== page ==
Saturday, January 28, 2012

Breaking the Cycle of Debt

Lately I have been thinking a lot about money, particularly my poor stewardship over the past thirty years which has resulted in a mountain (can you say "Everest"?) of debt.  Most days, the shovel I use to dig myself out of the financial hole I'm in is about as effective as a plastic spoon that too easily snaps under pressure.  I told my eighteen-year-old son that "debt is like a life sentence without the possibility of parole."  Really, doesn't it feel that way sometimes?

I grew up in a home where money wasn't really discussed much.  Dad's work was seasonal and he traveled a lot.  When he worked, there was money to cover the expenses of a large family.  When his work ran out, Mom did the best she could to make ends meet without showing the worry that she surely felt.  I never really saw how money was managed in our household; I just knew we had all we needed and were never without the things that truly mattered.  There wasn't an emphasis on financial education in those days -- everyone simply did the best they could with what they had, and that was that.

Unfortunately, I grew up without the benefit of a Dave Ramsey or Larry Burkett to teach me prudent financial management or the spiritual maturity to understand the concepts of God's provision and our responsibilities as stewards of that provision.  The only real understanding I had of money was that we were supposed to give an offering in church and use the rest of our money to get things we needed and wanted.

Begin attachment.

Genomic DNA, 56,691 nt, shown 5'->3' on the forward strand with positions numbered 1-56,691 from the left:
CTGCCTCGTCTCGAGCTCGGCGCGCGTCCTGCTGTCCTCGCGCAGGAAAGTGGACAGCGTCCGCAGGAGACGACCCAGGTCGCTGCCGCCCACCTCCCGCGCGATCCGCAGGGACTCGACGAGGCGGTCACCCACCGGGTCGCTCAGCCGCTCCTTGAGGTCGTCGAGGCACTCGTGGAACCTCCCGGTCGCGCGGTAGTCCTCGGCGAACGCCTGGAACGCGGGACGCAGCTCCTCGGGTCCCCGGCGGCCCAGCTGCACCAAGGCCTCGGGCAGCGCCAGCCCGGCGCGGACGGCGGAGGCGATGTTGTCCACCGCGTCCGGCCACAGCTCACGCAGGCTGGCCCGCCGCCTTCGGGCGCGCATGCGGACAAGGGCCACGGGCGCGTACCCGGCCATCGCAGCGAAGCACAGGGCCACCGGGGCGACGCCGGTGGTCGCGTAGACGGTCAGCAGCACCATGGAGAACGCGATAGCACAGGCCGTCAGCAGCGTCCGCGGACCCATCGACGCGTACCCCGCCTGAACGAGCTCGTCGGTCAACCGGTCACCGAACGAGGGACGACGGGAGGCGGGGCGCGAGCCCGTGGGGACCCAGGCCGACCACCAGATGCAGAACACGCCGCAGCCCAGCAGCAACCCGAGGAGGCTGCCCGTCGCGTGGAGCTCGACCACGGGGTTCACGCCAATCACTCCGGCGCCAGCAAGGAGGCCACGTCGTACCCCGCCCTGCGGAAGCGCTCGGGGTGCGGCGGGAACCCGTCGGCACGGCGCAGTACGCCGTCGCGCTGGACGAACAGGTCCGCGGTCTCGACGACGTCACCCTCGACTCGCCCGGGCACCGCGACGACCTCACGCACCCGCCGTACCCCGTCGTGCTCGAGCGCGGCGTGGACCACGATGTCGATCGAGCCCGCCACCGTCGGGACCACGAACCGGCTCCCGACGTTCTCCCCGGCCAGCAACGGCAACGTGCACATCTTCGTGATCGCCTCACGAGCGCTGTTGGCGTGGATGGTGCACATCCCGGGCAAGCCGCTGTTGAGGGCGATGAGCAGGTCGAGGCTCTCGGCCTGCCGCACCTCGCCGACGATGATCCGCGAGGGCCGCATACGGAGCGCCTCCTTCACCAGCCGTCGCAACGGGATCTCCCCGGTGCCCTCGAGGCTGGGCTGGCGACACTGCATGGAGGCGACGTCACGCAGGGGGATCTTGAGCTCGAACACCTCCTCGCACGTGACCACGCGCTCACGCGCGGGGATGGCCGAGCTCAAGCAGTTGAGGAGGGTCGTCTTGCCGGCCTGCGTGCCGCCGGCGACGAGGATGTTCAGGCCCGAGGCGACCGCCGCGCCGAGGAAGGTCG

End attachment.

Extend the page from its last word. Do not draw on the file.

Upon graduating from college, I landed my first full-time job while living at home, which meant I could spend freely on anything my heart desired.  I had no concept of saving nor the responsibility of paying rent or buying groceries, since my basic living expenses were met by my parents.  In the early years of our marriage, my husband and I began tithing, which I am convinced was our only saving grace, and buying on credit the things our parents had taken years to save for and acquire.  As newlyweds without children, we both had full-time careers and relatively few responsibilities, so we were prone to spend freely, even borrowing for things we could not afford.  We easily justified the purchase of new cars and dining out as things we deserved because we were working so hard, never realizing the future impact and consequences of those foolish decisions.  Now, twenty-five years and two children later, we have learned, just a little too late, how money is supposed to be used.   Although we have become better stewards of what God has provided, we are reaping the consequences of the financial mistakes we made early in our marriage.  But, we have hope!  God has promised His provision in His Word and we continue to see His faithfulness in this area of our lives.